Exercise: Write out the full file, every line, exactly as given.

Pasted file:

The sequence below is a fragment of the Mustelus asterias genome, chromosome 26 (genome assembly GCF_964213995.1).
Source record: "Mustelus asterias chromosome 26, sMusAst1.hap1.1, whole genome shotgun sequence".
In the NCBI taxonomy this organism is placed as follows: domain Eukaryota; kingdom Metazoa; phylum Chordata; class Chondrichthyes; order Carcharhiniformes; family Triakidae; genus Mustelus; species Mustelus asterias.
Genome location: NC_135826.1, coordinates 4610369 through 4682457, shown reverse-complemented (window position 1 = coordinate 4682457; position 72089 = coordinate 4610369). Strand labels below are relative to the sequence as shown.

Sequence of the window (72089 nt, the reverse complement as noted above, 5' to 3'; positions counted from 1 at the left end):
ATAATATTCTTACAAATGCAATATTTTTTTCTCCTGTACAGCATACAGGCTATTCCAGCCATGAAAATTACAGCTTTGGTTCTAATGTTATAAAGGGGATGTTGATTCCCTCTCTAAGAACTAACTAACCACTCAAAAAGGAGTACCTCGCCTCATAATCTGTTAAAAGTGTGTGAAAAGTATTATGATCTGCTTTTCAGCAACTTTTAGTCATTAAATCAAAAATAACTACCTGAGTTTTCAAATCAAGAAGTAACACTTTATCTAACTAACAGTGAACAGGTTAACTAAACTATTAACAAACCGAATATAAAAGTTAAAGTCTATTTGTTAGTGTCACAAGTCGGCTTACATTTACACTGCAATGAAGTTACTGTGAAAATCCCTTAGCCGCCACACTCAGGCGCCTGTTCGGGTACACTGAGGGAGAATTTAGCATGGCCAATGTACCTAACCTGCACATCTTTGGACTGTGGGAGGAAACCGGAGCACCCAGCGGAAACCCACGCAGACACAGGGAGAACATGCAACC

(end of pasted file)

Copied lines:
The sequence below is a fragment of the Mustelus asterias genome, chromosome 26 (genome assembly GCF_964213995.1).
Source record: "Mustelus asterias chromosome 26, sMusAst1.hap1.1, whole genome shotgun sequence".
In the NCBI taxonomy this organism is placed as follows: domain Eukaryota; kingdom Metazoa; phylum Chordata; class Chondrichthyes; order Carcharhiniformes; family Triakidae; genus Mustelus; species Mustelus asterias.
Genome location: NC_135826.1, coordinates 4610369 through 4682457, shown reverse-complemented (window position 1 = coordinate 4682457; position 72089 = coordinate 4610369). Strand labels below are relative to the sequence as shown.

Sequence of the window (72089 nt, the reverse complement as noted above, 5' to 3'; positions counted from 1 at the left end):
ATAATATTCTTACAAATGCAATATTTTTTTCTCCTGTACAGCATACAGGCTATTCCAGCCATGAAAATTACAGCTTTGGTTCTAATGTTATAAAGGGGATGTTGATTCCCTCTCTAAGAACTAACTAACCACTCAAAAAGGAGTACCTCGCCTCATAATCTGTTAAAAGTGTGTGAAAAGTATTATGATCTGCTTTTCAGCAACTTTTAGTCATTAAATCAAAAATAACTACCTGAGTTTTCAAATCAAGAAGTAACACTTTATCTAACTAACAGTGAACAGGTTAACTAAACTATTAACAAACCGAATATAAAAGTTAAAGTCTATTTGTTAGTGTCACAAGTCGGCTTACATTTACACTGCAATGAAGTTACTGTGAAAATCCCTTAGCCGCCACACTCAGGCGCCTGTTCGGGTACACTGAGGGAGAATTTAGCATGGCCAATGTACCTAACCTGCACATCTTTGGACTGTGGGAGGAAACCGGAGCACCCAGCGGAAACCCACGCAGACACAGGGAGAACATGCAACC